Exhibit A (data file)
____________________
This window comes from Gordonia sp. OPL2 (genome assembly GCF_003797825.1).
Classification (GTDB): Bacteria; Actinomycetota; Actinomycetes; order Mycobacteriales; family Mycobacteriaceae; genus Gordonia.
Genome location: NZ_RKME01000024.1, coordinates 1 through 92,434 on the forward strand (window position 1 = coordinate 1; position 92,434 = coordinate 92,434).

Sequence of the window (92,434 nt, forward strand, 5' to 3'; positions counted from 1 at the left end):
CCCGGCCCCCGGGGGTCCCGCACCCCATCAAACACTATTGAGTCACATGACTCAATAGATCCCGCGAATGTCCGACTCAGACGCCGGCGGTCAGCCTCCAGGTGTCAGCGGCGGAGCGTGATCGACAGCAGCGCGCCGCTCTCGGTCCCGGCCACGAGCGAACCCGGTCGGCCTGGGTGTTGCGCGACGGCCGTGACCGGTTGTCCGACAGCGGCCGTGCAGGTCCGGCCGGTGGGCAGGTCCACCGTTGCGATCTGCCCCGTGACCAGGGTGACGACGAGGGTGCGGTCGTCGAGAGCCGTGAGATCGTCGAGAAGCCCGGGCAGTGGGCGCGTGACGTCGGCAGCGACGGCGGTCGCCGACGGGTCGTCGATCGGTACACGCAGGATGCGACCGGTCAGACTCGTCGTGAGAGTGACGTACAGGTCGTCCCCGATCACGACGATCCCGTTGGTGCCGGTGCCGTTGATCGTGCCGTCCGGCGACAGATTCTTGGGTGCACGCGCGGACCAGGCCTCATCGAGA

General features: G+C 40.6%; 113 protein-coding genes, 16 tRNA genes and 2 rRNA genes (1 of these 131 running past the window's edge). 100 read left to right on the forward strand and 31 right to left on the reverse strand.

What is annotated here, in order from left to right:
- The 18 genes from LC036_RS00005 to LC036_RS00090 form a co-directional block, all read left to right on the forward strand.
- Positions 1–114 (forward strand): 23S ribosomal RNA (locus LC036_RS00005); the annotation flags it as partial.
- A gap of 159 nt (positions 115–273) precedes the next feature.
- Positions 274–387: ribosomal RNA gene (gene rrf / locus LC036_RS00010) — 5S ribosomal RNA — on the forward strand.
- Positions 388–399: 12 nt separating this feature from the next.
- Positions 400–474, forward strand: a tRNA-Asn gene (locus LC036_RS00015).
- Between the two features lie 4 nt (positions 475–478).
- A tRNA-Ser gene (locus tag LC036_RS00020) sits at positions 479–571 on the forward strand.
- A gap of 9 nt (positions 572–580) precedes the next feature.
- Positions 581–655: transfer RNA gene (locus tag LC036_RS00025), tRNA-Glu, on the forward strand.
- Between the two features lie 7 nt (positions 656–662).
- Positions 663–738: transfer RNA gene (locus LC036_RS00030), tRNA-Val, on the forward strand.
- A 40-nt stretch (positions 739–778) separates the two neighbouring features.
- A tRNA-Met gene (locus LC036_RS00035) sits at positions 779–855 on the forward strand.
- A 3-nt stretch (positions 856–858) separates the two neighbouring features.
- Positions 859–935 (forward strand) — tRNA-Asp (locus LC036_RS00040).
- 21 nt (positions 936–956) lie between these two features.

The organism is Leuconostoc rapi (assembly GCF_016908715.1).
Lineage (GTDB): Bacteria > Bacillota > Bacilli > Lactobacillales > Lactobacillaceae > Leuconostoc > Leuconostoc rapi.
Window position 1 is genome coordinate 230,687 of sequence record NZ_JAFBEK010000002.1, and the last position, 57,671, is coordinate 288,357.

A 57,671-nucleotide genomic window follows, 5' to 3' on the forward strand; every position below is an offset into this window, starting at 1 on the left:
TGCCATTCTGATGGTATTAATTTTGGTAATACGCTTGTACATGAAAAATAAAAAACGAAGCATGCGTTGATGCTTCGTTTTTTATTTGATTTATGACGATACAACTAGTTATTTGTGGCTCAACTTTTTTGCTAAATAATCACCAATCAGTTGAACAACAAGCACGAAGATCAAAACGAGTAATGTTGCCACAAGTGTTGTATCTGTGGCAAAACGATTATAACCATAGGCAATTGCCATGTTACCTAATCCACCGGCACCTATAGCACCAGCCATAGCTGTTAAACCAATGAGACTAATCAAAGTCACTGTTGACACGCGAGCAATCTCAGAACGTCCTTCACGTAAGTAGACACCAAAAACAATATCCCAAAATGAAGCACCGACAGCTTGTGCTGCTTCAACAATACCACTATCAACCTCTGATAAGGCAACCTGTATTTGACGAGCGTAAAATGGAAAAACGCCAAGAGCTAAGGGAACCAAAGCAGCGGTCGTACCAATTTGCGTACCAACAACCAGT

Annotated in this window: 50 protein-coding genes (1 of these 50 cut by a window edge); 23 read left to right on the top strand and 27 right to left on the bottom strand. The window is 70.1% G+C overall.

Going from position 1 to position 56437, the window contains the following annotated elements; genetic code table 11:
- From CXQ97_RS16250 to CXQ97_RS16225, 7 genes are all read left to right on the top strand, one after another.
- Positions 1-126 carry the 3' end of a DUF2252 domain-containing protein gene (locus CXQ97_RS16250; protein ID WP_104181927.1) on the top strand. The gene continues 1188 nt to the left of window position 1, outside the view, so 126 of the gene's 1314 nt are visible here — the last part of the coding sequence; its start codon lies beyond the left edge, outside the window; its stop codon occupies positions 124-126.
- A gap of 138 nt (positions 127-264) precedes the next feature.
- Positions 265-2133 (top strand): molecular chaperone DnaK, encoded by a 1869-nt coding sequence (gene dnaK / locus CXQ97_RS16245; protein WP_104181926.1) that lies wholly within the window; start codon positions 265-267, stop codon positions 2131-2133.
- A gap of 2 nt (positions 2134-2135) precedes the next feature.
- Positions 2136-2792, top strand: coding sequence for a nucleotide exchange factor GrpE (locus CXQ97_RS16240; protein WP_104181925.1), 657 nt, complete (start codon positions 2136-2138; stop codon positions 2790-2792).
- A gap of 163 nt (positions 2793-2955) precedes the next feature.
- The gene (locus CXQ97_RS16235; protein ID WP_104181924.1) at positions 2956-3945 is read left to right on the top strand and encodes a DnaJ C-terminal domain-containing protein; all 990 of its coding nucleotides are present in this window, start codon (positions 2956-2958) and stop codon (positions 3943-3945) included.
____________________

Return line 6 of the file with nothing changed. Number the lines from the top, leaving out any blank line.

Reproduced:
General features: G+C 40.6%; 113 protein-coding genes, 16 tRNA genes and 2 rRNA genes (1 of these 131 running past the window's edge). 100 read left to right on the forward strand and 31 right to left on the reverse strand.